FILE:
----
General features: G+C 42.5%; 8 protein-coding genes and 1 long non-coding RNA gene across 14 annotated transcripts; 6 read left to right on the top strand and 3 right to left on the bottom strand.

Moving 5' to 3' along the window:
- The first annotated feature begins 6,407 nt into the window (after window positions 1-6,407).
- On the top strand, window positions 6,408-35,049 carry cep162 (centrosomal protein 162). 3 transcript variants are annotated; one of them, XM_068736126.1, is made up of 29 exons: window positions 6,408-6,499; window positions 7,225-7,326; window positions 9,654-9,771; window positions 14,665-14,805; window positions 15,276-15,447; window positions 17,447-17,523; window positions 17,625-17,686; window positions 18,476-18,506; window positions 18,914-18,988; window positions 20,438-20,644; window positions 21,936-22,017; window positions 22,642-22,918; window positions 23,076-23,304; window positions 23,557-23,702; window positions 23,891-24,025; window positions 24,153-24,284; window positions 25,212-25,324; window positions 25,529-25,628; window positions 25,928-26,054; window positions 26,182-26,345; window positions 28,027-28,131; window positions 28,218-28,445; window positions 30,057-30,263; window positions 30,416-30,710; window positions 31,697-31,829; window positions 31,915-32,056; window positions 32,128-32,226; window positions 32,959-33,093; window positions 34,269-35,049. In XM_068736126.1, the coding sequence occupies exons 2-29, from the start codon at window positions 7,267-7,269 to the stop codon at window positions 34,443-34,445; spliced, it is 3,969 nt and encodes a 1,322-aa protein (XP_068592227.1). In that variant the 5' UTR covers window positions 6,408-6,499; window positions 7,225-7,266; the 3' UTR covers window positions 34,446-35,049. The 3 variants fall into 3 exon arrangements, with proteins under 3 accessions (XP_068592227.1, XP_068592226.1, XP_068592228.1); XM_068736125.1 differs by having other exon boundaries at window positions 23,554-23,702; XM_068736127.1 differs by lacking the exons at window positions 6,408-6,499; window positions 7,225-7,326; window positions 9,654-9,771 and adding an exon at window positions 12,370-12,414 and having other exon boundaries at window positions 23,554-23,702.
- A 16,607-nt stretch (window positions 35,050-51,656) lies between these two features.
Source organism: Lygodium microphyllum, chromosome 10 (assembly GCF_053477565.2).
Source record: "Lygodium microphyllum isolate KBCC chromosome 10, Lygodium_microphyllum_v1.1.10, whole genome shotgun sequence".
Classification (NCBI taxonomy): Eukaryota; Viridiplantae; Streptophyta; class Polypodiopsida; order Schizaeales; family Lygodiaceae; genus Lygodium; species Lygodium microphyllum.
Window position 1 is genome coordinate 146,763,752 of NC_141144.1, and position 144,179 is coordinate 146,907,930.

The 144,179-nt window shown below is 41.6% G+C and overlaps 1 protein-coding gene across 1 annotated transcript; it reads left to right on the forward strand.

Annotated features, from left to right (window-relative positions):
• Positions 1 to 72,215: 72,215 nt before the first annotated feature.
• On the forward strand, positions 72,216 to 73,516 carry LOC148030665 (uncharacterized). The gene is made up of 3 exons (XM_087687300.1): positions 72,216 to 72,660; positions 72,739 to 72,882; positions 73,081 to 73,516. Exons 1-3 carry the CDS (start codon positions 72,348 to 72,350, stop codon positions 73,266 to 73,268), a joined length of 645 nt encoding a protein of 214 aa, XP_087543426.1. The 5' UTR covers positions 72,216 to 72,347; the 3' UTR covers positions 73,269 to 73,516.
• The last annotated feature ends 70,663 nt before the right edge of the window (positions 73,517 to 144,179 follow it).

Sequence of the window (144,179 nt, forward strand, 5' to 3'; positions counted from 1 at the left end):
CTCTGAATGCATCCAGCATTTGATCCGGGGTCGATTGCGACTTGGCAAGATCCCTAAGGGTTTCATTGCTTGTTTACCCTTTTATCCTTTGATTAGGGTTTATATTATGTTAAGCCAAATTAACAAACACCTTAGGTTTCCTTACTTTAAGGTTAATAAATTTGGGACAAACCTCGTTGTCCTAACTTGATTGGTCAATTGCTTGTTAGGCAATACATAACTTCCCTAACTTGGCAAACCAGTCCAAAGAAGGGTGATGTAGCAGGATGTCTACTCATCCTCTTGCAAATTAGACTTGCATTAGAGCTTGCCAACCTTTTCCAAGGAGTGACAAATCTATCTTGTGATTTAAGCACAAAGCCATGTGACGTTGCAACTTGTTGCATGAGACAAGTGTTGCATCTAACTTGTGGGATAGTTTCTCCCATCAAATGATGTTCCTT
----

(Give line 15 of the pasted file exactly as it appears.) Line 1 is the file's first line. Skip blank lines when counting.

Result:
Sequence of the window (144,179 nt, forward strand, 5' to 3'; positions counted from 1 at the left end):